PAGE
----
It’s not too early to take a look at the 2018-19 season for the Kansas and Kansas State basketball programs. The outlook for both teams is bright indeed.
Kansas loses just two players of any note off the current team; Devonté Graham and Svi Mykhailiuk have been terrific for the Jayhawks, but they are the only seniors. Key players on the 2017-18 team that probably will return are guards Lagerald Vick, Marcus Garrett, Sam Cunliffe, and Malik Newman; center Dok Azubuike; and forwards Mitch Lightfoot and Silvio De Sousa. And that’s not all by a long shot.
Coach Bill Self has three quality transfers waiting in the wings: forwards and brothers K. J. Lawson (6-7, 210) and Dedric Lawson (6-9, 236) from Memphis and point guard Charlie Moore (5-11, 160) from California.
Adding to this formidable list, Coach Bill Self has a superb recruiting class coming next fall: KU has signed three McDonald’s All-Americans—point guard Devon Dotson (6-2, 175), shooting guard Quentn Grimes (6-5, 195), and center David McCormack (6-10, 285). Dotson and Grimes have five-star ratings and McCormack has four stars.
Teams hoping to beat KU had better do it this season, because the Jayhawks are going to be talent-laden indeed next fall.
Kansas State recently played terrific basketball while losing 73-72 at KU and then walloping fourth-ranked Oklahoma (87-69). And last Saturday, K-State defeated TCU (73-68). What’s even more impressive is that the Wildcats return all five starters from those three games. In addition, the injured Kamau Stokes will also be back.
K-State doesn’t lose any key players from the present team. And Coach Bruce Weber has a promising recruit coming in point guard Shaun Williams (6-3, 185) from St. Louis.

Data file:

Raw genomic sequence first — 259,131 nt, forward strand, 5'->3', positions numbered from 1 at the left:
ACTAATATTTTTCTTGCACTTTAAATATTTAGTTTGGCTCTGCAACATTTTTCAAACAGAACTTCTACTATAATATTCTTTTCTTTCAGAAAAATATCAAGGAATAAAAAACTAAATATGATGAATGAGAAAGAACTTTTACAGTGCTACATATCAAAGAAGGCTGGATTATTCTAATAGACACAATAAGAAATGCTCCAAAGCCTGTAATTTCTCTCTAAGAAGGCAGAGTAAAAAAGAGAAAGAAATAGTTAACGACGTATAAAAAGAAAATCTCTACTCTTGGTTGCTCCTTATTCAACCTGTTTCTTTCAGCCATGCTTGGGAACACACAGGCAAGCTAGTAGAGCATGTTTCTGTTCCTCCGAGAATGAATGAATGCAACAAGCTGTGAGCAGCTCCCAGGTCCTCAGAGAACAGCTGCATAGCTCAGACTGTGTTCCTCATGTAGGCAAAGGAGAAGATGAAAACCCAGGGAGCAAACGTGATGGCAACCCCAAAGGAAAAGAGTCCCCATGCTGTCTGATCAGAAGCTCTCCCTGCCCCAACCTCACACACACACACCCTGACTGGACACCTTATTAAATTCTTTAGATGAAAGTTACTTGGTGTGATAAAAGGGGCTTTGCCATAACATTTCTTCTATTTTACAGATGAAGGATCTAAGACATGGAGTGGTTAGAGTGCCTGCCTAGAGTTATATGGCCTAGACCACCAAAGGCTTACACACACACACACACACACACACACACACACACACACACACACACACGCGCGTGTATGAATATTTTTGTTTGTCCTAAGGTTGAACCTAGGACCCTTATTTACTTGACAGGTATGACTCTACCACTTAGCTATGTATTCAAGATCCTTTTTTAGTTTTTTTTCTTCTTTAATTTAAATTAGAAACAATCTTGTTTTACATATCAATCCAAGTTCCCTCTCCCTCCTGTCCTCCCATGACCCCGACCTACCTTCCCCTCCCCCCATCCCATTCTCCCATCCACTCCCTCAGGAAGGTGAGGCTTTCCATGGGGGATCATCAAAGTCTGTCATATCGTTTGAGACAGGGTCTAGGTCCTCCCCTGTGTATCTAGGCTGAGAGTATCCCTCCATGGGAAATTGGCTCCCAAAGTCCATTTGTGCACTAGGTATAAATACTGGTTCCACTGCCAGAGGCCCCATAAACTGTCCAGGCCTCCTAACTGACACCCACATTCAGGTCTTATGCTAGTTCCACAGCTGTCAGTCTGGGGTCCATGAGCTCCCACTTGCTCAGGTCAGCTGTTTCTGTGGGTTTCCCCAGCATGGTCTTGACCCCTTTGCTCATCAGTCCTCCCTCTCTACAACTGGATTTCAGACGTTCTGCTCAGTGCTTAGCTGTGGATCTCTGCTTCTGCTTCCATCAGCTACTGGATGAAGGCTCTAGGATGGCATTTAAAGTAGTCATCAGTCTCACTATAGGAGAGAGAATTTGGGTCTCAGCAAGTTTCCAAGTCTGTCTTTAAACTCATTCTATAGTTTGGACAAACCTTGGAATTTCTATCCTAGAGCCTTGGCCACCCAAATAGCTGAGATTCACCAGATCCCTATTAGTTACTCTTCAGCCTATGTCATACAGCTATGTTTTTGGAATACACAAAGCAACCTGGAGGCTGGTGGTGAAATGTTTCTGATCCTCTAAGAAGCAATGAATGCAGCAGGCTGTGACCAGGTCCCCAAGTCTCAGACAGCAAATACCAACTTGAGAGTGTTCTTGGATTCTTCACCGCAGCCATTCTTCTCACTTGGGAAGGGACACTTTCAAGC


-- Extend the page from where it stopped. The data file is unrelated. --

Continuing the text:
This K-State team has improved significantly since the beginning of the season and the Wildcats are playing outstanding basketball. If Weber’s team keeps moving forward, they are going to be a handful for all comers for the rest of the season.
And next year Kansas State has a chance to be one of the special team in the nation, let alone the Big 12.
As the Big 12 race nears the midway point, one thing is becoming clearer with each game: There are 10 excellent teams in the league, but no great ballclubs. None of the Big 12 teams appear capable of winning the national championship.
KU had a tenuous grip on first place with a 6-1 record following another win in Allen Fieldhouse that could have gone either way; the Jayhawks edged Baylor 70-67. West Virginia was in second with a 5-2 record and K-State, Oklahoma, and Texas Tech were tied for third with 4-3 records.
After the Baylor game, Self put things in perspective, saying, “We are more vulnerable . . . but we also know how to win and we also compete pretty hard. And we’ve got two unbelievable seniors and we’ve got a big guy down low that’s hard to deal with if he gets it close to the basket. There’s a lot of things about our team that a lot of teams would like to have. But our margin for error is, without question, the smallest it’s been since we’ve been here.”
Among the aforementioned five teams leading the conference, Kansas State is playing as well as any of them. Cartier Diarra has given the Wildcats a new weapon when he replaced the injured Kamau Stokes at point guard. Diarra didn’t have a great game in the 73-68 victory over Texas Tech last Saturday, but he’s made the offense much more potent with his overall play.
Many upsets will occur before race for the Big 12 championship is decided. Kansas has the focus of the national media because of their opportunity to become the first team in the history of college basketball to win outright or share 14 consecutive conference championships. This season’s race could easily end up in a two-, three-, or even a four-way tie for first place. The teams are that evenly matched.
The Big 12 will qualify a minimum of six teams for the NCAA Tournament and a maximum of seven or eight. The Big 12 coaches say that any team can beat any of the others in the Big 12; that’s a tired, tired cliché, but it’s true this time around. Last Saturday, Iowa State ripped Texas Tech (70-52) and Oklahoma State upset Oklahoma (83-81).
If you enjoy close college basketball games on TV, the Big 12 is the place to be every week. Very few of the league games have been one-sided and the favorite often comes out on the short end of the score.